The Pamphlet: A Compact Universe

Pamphlets are one of the first places the reader can encounter new poets. Arguably the best way the public can discover very recent work, the pamphlet offers a concentrated burst of poetry for its audience. Whether it’s a well-judged showcase of a new poet’s range or the powerful concentrate of a themed sequence, the short book, the pamphlet or “chapbook”, is a compact universe, an art-form in itself.

It’s often the poet’s publication of choice, too: it may be as portable as a passport but it quickly crosses so many more borders – real borders but checkpoints of the imagination as well.

Pamphlet publishers help new authors emerge while giving established poets the thinking space for new ideas. They match text with sympathetic graphics, well-judged typography and visual panache. They invest in new writing and new ways of presenting poetry and promoting it to readers, helping to develop a wider audience for the form.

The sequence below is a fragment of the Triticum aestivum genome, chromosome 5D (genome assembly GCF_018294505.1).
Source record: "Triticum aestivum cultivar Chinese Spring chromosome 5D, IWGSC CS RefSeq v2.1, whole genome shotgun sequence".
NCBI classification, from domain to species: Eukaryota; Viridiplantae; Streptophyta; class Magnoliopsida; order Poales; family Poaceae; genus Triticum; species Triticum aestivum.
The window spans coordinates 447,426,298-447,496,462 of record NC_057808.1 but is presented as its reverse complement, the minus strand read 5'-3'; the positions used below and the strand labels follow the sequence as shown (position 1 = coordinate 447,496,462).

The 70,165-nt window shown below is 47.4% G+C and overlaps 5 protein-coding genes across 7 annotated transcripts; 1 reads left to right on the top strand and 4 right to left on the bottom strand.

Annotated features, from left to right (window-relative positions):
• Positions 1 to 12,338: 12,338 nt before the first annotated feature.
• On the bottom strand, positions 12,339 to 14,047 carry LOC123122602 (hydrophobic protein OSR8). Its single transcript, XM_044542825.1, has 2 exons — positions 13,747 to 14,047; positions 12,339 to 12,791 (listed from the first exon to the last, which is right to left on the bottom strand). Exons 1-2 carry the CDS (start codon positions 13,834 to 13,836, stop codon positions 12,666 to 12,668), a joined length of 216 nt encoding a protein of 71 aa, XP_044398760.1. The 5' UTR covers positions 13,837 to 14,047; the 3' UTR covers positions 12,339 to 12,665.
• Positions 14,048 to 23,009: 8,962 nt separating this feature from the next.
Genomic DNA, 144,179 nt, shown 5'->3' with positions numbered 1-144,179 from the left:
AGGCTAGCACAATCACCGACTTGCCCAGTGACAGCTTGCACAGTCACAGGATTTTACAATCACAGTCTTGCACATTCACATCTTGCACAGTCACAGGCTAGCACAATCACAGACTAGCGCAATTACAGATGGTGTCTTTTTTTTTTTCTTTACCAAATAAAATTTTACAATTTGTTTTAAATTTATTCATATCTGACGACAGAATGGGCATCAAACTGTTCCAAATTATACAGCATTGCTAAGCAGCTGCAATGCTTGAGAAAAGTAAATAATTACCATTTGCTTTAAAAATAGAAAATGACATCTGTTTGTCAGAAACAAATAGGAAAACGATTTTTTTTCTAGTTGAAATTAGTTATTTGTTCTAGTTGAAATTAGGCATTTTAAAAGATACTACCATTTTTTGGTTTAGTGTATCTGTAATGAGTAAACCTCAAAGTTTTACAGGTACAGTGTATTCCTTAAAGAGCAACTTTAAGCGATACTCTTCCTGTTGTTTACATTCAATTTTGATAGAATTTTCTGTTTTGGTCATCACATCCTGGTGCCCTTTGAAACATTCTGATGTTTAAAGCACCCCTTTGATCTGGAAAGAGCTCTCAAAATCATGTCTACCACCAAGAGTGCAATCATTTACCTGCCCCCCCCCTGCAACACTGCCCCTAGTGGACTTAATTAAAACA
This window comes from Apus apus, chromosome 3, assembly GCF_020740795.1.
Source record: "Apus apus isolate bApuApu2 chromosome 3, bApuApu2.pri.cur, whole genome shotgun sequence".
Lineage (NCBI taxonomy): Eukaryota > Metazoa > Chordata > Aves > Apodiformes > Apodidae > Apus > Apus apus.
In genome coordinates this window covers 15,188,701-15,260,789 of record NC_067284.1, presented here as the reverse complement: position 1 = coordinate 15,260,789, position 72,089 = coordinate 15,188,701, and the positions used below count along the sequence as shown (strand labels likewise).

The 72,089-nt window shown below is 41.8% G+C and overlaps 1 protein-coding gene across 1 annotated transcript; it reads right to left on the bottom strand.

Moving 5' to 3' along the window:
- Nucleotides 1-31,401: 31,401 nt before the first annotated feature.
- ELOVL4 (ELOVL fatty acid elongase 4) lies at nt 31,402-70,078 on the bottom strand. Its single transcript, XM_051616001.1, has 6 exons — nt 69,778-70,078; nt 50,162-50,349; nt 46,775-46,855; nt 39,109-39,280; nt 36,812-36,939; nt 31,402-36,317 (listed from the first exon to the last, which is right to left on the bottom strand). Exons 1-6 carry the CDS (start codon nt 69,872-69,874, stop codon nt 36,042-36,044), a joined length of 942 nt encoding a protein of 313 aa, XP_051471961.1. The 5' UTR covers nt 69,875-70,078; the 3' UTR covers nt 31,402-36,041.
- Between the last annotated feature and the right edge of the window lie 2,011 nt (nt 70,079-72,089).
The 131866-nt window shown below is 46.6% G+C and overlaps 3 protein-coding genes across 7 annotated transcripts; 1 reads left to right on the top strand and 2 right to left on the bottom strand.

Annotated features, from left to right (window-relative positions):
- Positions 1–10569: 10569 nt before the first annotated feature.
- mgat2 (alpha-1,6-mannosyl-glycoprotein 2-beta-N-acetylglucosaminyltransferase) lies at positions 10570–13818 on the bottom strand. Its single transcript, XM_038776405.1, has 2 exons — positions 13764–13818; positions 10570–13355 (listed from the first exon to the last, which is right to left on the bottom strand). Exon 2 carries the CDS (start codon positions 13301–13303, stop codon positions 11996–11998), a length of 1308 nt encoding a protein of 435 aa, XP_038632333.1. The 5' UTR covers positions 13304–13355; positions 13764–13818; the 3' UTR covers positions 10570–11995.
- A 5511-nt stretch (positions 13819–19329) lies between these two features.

Leonard and Virginia Woolf knew this when they published new poetry by TS Eliot and Robert Graves in the little books of the Hogarth Press. The only poetry book Edward Thomas published in his lifetime was a pamphlet, Six Poems by ‘Edward Eastaway’.

WH Auden’s first book, Poems (1928) is another remarkable example. It was printed by his friend Stephen Spender on the kind of press used for printing prescriptions. As history has shown, its contents did turn out to be strong medicine in a small bottle.

All traditions are represented by the pamphlet : Philip Larkin, Bob Cobbing, Ted Hughes, J H Prynne, Carol Ann Duffy, Linton Kwesi Johnson, Penelope Shuttle, Tom Leonard, Kathleen Jamie, Simon Armitage, Daljit Nagra and Jen Hadfield have all used the very slim volume with aplomb. Across the decades the pamphlet has announced new poets and new poetry, and the tradition continues today.

The British Library holds one of the most extensive collections of modern UK poetry pamphlets in the world.

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